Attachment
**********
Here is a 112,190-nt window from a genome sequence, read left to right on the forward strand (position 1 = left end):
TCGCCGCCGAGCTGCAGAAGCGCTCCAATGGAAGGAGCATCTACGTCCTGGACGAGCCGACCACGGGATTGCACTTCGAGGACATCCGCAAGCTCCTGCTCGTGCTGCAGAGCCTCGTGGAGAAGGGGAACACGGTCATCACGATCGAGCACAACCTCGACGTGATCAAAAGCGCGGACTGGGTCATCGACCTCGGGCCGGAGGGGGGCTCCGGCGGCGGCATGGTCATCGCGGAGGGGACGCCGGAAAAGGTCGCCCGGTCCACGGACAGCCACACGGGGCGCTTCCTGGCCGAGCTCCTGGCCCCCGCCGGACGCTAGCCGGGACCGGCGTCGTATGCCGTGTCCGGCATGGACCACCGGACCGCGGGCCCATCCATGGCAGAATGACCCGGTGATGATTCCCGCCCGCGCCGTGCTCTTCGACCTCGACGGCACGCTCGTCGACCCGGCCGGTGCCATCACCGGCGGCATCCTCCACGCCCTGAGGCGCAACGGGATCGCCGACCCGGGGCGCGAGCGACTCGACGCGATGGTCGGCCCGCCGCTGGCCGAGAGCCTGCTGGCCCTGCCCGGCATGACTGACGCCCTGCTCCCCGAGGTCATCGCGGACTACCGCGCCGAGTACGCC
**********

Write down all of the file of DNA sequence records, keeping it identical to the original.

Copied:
Here is a 112,190-nt window from a genome sequence, read left to right on the forward strand (position 1 = left end):
TCGCCGCCGAGCTGCAGAAGCGCTCCAATGGAAGGAGCATCTACGTCCTGGACGAGCCGACCACGGGATTGCACTTCGAGGACATCCGCAAGCTCCTGCTCGTGCTGCAGAGCCTCGTGGAGAAGGGGAACACGGTCATCACGATCGAGCACAACCTCGACGTGATCAAAAGCGCGGACTGGGTCATCGACCTCGGGCCGGAGGGGGGCTCCGGCGGCGGCATGGTCATCGCGGAGGGGACGCCGGAAAAGGTCGCCCGGTCCACGGACAGCCACACGGGGCGCTTCCTGGCCGAGCTCCTGGCCCCCGCCGGACGCTAGCCGGGACCGGCGTCGTATGCCGTGTCCGGCATGGACCACCGGACCGCGGGCCCATCCATGGCAGAATGACCCGGTGATGATTCCCGCCCGCGCCGTGCTCTTCGACCTCGACGGCACGCTCGTCGACCCGGCCGGTGCCATCACCGGCGGCATCCTCCACGCCCTGAGGCGCAACGGGATCGCCGACCCGGGGCGCGAGCGACTCGACGCGATGGTCGGCCCGCCGCTGGCCGAGAGCCTGCTGGCCCTGCCCGGCATGACTGACGCCCTGCTCCCCGAGGTCATCGCGGACTACCGCGCCGAGTACGCC